Although it is clear that human collaborative skills are exceptional, elucidating similarities and differences of proximate processes underlying cooperative interactions between non-primate and primate taxa may have important implications for our understanding of cooperation in humans and non human-animals via a profound knowledge of 1) socio-cognitive skills as adaptations to specific environments and/or 2) the evolutionary background and origin of our own skills. The closely related wolves and dogs constitute the ideal non-primate model to implement this approach, since cooperation is at the core of their social organization and they are adapted to very different environments.
I propose a series of experiments with wolves (N = 20) and identically raised and kept dogs (N= 20) that will focus on cognitive processes closely linked to the emotional system such as empathy, inequity aversion and delayed gratification that are thought to be involved in triggering and maintaining primate cooperation. In Part 1 of the project, we will investigate whether and to what extent these processes are present in canines, while in Part 2 we will elucidate how they influence partner choice in cooperative interactions. Using social network theory, we will integrate knowledge about animals’ emotional tendencies and cognitive abilities to model canine cooperation. This is an important step towards unifying theoretical and empirical approaches in animal behaviour.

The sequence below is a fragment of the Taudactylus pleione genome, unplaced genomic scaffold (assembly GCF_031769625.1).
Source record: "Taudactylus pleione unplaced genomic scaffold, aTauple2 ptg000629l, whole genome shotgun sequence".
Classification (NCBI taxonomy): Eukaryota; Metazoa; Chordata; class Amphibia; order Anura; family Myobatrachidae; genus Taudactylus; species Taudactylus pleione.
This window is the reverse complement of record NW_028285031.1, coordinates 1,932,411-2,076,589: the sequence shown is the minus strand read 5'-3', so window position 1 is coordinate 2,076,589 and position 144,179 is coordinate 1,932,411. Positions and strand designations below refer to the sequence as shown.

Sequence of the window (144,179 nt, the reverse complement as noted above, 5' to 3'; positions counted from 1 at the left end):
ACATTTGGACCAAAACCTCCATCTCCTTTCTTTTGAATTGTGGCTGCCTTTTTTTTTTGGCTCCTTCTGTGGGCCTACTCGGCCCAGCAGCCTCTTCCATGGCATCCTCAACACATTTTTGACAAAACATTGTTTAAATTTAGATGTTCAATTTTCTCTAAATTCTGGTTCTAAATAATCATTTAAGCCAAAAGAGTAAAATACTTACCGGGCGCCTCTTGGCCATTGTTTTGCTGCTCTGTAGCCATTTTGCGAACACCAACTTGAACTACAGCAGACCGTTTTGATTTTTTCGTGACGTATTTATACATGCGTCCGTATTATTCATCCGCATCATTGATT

CanCoop incorporates innovative methods and a novel approach that has the potential to elucidate the interactions between proximate and ultimate processes in regard to cooperation. The nature of CanCoop guarantees public and media attention needed for proper societal dissemination of the results, which will be relevant for animal behaviour, social sciences, wildlife and zoo management.
Fields of science
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